Wall Street closed mixed Friday after playing out a now familiar scenario: Upbeat sentiment about falling oil prices flagged amid onging concerns about weak credit markets and the economy. The major indexes also turned in a mixed performance after another volatile week.
Investors were encouraged early in the session as oil’s pullback lifted the outlook for consumer companies and eased concerns that record-high energy prices would force Americans to curb spending. Light, sweet crude dropped $1.24 to settle at $113.77 a barrel on the New York Mercantile Exchange, and earlier traded as low as $111.34, its lowest level in more than three months.
Oil fell on a growing sense that economies around the world are joining the U.S. in a slowdown. The rising dollar, which is gaining strength on economic concerns, contributed to the sell-off in crude and other commodities. Crude is down more than $35 from its July 11 record of $147.27; meanwhile, gold prices that swept past $1,000 an ounce earlier this year are now below $800.
While the decline in oil was placating investors this week, it still did not offset their ever-present anxiety over the slumping housing and credit markets. Concerns about more write-downs at investment banks continued, causing major market indexes to fluctuate over the course of the week; the Dow Jones industrials continued a volatile streak, dropping more than 100 points two days in a row amid intensifying fears about the health of the financial sector.
“With some of this sharp price collapse in commodities you would think the market would be up a lot more,” said Greg Church, chief investment officer of Church Capital Management. “The underlying factor is that credit continues to appear to be very weak.”
The Dow Jones industrial average rose 43.97, or 0.38 percent, to 11,659.90.
Broader indexes were narrowly mixed. The Standard & Poor’s 500 index rose 5.26, or 0.41 percent, to 1,298.20, while the Nasdaq composite index fell 1.15, or 0.05 percent, to 2,452.52.
Volume remained extremely light, exaggerating moves in the major indexes. On the New York Stock Exchange, advancing issues were relatively even with decliners as 1.15 billion shares exchanged hands.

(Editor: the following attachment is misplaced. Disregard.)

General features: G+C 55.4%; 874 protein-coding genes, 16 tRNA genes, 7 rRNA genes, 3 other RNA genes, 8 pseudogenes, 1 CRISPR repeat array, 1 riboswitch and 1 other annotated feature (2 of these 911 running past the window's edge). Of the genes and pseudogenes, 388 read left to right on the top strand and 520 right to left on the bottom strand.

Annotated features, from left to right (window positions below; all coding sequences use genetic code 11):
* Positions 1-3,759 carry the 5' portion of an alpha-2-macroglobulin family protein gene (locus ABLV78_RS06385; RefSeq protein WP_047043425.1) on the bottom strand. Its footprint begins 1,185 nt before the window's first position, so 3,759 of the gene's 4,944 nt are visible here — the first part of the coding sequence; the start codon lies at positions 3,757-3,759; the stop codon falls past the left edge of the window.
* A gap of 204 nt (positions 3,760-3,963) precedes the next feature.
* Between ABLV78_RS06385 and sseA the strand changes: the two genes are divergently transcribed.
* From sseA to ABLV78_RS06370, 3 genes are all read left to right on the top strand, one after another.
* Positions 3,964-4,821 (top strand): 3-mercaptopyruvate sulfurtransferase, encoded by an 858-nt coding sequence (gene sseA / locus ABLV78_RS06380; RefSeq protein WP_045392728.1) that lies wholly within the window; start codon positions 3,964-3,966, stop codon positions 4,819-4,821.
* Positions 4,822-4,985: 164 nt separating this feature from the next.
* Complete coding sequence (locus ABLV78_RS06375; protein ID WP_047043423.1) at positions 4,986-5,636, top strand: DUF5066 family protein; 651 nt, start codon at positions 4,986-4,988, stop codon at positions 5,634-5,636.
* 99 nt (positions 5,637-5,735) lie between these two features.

For the week, the Dow finished down 0.63 percent and the S&P 500 rose a modest 0.15 percent. The tech-focused Nasdaq, however, logged its fifth-straight weekly gain by finishing up 1.59 percent; it has risen 8.5 percent since mid-July.
The market has been trying to sort through a number of different factors, including the price of oil and other commodities, ongoing concerns about the state of the credit markets and varying economic data. Investors seem to be grabbing on to any piece of news that might signal a turnaround for the economy.
The Nasdaq’s performance this week indicates that investors are rotating back into technology stocks. However, the market has had little motivation to move into other sectors — and analysts said many traders are simply buying into the dips.
The uncertainty in the market has increased demand for the safety of government debt, which rose modestly Friday. The yield on the benchmark 10-year Treasury note, which moves opposite its price, slid to 3.85 percent from 3.90 percent late Thursday.
The dollar rose against other major currencies, contributing to Friday’s pullback in oil and other commodities.
The day brought somewhat disappointing news about consumers. The University of Michigan reported a slightly smaller-than-expected rise in consumer sentiment in early August compared with July, evidence that the consumer remains under pressure.
Moreover, earnings outlooks from retailers J.C. Penney Co. and Abercrombie & Fitch Co. on Friday came in below forecasts.
“At the beginning of this year, earnings expectations started to drop precipitously, and the stock market dropped with them,” said Scott Bleier, founder of market advisory service CreateCapital.com. “Those expectations got built into the stock market and to an excess. A lot of stocks discounted all of the bad news that was out there.”
New York Attorney General Andrew Cuomo said Friday he plans to take legal action against Merrill Lynch & Co. as part of an ongoing investigation into the failure of the auction-rate securities market. Wachovia Corp., meanwhile, became the fifth bank in recent weeks to agree to repurchase billions of the investments as part of a settlement with regulators.
Merrill Lynch shares rose 4 cents to $26.33. Wachovia fell 24 cents, or 2.5 percent, to $15.57.
Airline stocks rose on the drop in oil. AMR Corp., the parent company of American Airlines, gained 46 cents, or 4.1 percent, to $11.74. However, shares of major oil companies declined, with ConocoPhillips down $1.71, or 2.1 percent, at $77.66.
The Russell 2000 index, which tracks small-cap stocks, fell 1.01, or 0.13 percent, to 753.37.
Overseas, Japan’s Nikkei stock average rose 0.48 percent. Britain’s FTSE 100 fell 0.66 percent, Germany’s DAX index rose 0.06 percent, and France’s CAC-40 rose 0.60 percent.